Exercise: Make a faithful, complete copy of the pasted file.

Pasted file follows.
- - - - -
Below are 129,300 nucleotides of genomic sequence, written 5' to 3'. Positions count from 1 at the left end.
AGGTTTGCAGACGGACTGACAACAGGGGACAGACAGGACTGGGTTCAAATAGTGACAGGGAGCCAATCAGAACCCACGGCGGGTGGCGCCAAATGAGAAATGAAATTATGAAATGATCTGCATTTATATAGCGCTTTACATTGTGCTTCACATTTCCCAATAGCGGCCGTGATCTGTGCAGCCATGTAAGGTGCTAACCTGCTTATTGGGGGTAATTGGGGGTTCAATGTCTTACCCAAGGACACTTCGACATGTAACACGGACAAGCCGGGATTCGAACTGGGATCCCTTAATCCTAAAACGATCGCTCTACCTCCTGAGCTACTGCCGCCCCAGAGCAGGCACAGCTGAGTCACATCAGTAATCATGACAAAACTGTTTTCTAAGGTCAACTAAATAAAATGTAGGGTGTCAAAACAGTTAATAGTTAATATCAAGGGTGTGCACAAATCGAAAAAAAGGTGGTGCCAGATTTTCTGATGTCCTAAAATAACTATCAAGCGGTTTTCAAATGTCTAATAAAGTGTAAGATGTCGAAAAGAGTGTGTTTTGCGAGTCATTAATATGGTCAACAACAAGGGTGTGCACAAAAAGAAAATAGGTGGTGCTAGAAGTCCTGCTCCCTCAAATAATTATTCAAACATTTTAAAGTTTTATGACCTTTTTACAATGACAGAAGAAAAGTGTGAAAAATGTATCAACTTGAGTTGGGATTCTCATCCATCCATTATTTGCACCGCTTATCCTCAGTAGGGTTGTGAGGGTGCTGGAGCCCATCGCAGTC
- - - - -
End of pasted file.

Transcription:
Below are 129,300 nucleotides of genomic sequence, written 5' to 3'. Positions count from 1 at the left end.
AGGTTTGCAGACGGACTGACAACAGGGGACAGACAGGACTGGGTTCAAATAGTGACAGGGAGCCAATCAGAACCCACGGCGGGTGGCGCCAAATGAGAAATGAAATTATGAAATGATCTGCATTTATATAGCGCTTTACATTGTGCTTCACATTTCCCAATAGCGGCCGTGATCTGTGCAGCCATGTAAGGTGCTAACCTGCTTATTGGGGGTAATTGGGGGTTCAATGTCTTACCCAAGGACACTTCGACATGTAACACGGACAAGCCGGGATTCGAACTGGGATCCCTTAATCCTAAAACGATCGCTCTACCTCCTGAGCTACTGCCGCCCCAGAGCAGGCACAGCTGAGTCACATCAGTAATCATGACAAAACTGTTTTCTAAGGTCAACTAAATAAAATGTAGGGTGTCAAAACAGTTAATAGTTAATATCAAGGGTGTGCACAAATCGAAAAAAAGGTGGTGCCAGATTTTCTGATGTCCTAAAATAACTATCAAGCGGTTTTCAAATGTCTAATAAAGTGTAAGATGTCGAAAAGAGTGTGTTTTGCGAGTCATTAATATGGTCAACAACAAGGGTGTGCACAAAAAGAAAATAGGTGGTGCTAGAAGTCCTGCTCCCTCAAATAATTATTCAAACATTTTAAAGTTTTATGACCTTTTTACAATGACAGAAGAAAAGTGTGAAAAATGTATCAACTTGAGTTGGGATTCTCATCCATCCATTATTTGCACCGCTTATCCTCAGTAGGGTTGTGAGGGTGCTGGAGCCCATCGCAGTC